Neoplastic myoepithelial cells at the epithelial-stromal junction of a bimodal breast cancer. A cryostat section was double-stained with antibodies against cytokeratin 17 (green) and CAM5.2. (red) (bar, 25 μm).

Similar frequencies of ultrastructurally identified myoepithelial cells have been reported in breast cancers (reviewed in [46]). However, even in cases where myoepithelial markers have been detected, luminal cells remain largely disorganized [47,48]. Based on this information we asked whether cancer-associated myoepithelial cells are deficient in their ability to signal to luminal epithelial cells for polarity, and whether this could be related to their inability to synthesize basement membrane components.

2.3.2. Protocol

2.3.2.1. Preparation of collagen gels

Unless otherwise stated, all steps are the same as in method 2.2.2.

2.3.2.2. Purification of normal- and cancer-derived myoepithelial cells

Normal myoepithelial cells are purified by collection of flow-through of two consequent anti-sialomucin columns. Cancer-derived myoepithelial cells are purified from primary carcinomas using an anti-Thy-1 column (AS0-2, Dianova, GmBH).

2.3.2.3. Addition of myoepithelial cells

Mix 2 × 105 purified normal-derived or cancer-derived myoepithelial cells with 2 × 105 luminal epithelial cells and suspend in collagen solution, allow the gel to solidify as described above.

2.3.2.4. Replacement experiments
  1. Addition of rBM: Add rBM, primarily consisting of laminin-1, to a final concentration of 10% (volume) to the collagen solution prior to gelation.
  2. Addition of laminin: 10 to 100 μg/ml laminin-1 (Sigma–Aldrich), 10 to 100 μg/ml laminin-10/11 (Catalog No. 12163-010; Gibco-BRL, Life Technologies A/S, Vallensbæk, Denmark), and 2.5 μg/ml affnity-purified laminin-5 [49] can be used. Add laminin to the CDM3 medium every time medium is changed.

2.3.3. Comments

In our hands, the myoepithelial cells are able to rescue polarity of luminal epithelial cells in 70% of cases (Fig. 2). The effect of myoepithelial cells appears to be cell type specific since co-cultures of luminal epithelial cells with other breast cells (resident breast fibroblasts) or nonbreast cells (osteosarcoma cells) do not lead to reversal of inside-out polarity. Moreover, in the collagen I gels, myoepithelial cells surround the luminal epithelial cells, resulting in formation of double-layered acini similar to their position in vivo (Fig. 3).

Fig. 2
Inside-out polarity of luminal epithelial spheres in collagen gel and polarity reversal by myoepithelial cells. Cryostat sections of luminal epithelial: (a) without and (b) with co-cultured myoepithelial cells in collagen gels and stained for sialomucin. ...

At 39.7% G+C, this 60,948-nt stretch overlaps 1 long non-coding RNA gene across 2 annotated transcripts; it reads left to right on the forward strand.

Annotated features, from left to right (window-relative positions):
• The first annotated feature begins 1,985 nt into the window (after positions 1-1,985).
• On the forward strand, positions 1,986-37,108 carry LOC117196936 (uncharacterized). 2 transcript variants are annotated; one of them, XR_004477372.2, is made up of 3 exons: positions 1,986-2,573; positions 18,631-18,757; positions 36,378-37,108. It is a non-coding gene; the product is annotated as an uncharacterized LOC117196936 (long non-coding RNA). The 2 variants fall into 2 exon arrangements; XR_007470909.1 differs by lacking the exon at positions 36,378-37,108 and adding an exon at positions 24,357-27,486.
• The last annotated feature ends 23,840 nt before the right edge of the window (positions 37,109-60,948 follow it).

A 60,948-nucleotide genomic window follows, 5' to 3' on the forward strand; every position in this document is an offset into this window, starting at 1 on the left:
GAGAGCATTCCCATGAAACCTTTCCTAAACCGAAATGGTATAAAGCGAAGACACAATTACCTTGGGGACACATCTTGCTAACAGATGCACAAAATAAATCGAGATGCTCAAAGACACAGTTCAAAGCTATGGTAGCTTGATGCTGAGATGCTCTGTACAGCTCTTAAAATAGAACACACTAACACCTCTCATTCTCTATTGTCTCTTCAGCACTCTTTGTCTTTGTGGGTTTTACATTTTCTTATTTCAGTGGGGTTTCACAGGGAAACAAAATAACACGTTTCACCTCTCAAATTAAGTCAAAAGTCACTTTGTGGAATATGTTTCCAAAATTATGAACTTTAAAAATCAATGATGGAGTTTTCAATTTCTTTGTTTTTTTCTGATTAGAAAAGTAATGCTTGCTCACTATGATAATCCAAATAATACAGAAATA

Fig. 3
Differential sorting out of myoepithelial cells in reconstituted basement membrane and in collagen gel. Co-cultures of luminal epithelial cells and myoepithelial cells in (a) rBM and (b) collagen gel. Gels were double-stained for thy-1 to demonstrate ...

In the replacement assay, both laminin-1 and rBM (10% of final concentration) can reverse polarity of luminal epithelial cells when added to collagen gels, whereas laminin-5 and laminin-10/11 fail to do so. These data indicate that (1) luminal epithelial cells do not make suffcient laminin-1 to allow correct polarity, and (2) normal myoepithelial cells are the source of the polarizing principle through synthesis of laminin-1. The synthesis of basement membrane was further analyzed by immunostaining with monoclonal antibody against the α1-chain of laminin-1 and by reverse transcription polymerase chain reaction (RT-PCR). The only difference between the myoepithelial- and luminal epithelial cells was the lack of laminin α1 chain expression in the latter [14].

Surprisingly, we discovered that 75% of myoepithelial cells derived from tumor tissues completely failed to polarize luminal epithelial cells because they were unable to synthesize laminin-1. To test whether the data obtained with tumor-derived myoepithelial cells in culture agreed with observations in vivo, we stained 12 infiltrating ductal breast carcinomas for laminin-1. Seven carcinomas were completely negative for laminin-1. The other five carcinomas showed only foci of fragmented basement membrane staining, much less pronounced than in normal breast tissue [14]. Double staining for either of the myoepithelial markers maspin, CK17, or keratin-associated BG3C8 and laminin-1 revealed that tumor-associated myoepithelial cells expressed the other markers, but were either negative or weakly positive for laminin-1. Whenever residual normal breast tissue was present in the carcinomas, myoepithelial cells stained strongly for laminin-1 [14].

2.4. The tumor environment assay as a tool for the identification of differentially expressed genes at the tumor cell–stroma interface

2.4.1. Rationale

When breast cancer progresses from in situ carcinoma to invasive carcinoma, fully differentiated myoepithelial cells and the intact basement membrane are often lost. Thus, the major extracellular matrix component to which epithelial cancer cells become exposed is collagen I [50]. Another conspicuous feature of invasive breast carcinomas is the accumulation of myodifferentiated stromal cells, the so-called myofibroblasts, in the immediate vicinity of tumor cells [51-53]. Therefore, it could be argued that to recapitulate critical aspects of the dynamics of tumor morphogenesis in culture, it is essential to at least include collagen I and myofibroblasts even if the tumors constantly remodel their microenvironment [54]. Previously we determined the origin of myofibroblasts in human breast and showed that the major contribution to myofibroblasts come from fibroblasts rather than vascular smooth muscle cells or pericytes ([16,33]; reviewed in [31,32]). By mixing tumor cells with purified stromal cell populations from normal breast in a three-dimensional collagen gel, we were able to recapitulate tumor histology in this assay. More recently, we have used this assay to identify genes that are differentially expressed at the tumor cell–stroma interface. To do this, the gene expression profiles of tumor cells and myofibroblasts cultured separately were compared with that of the cells in co-culture. A critical step in this endeavor is to mix the isolated RNAs from separate cultures in the correct ratio.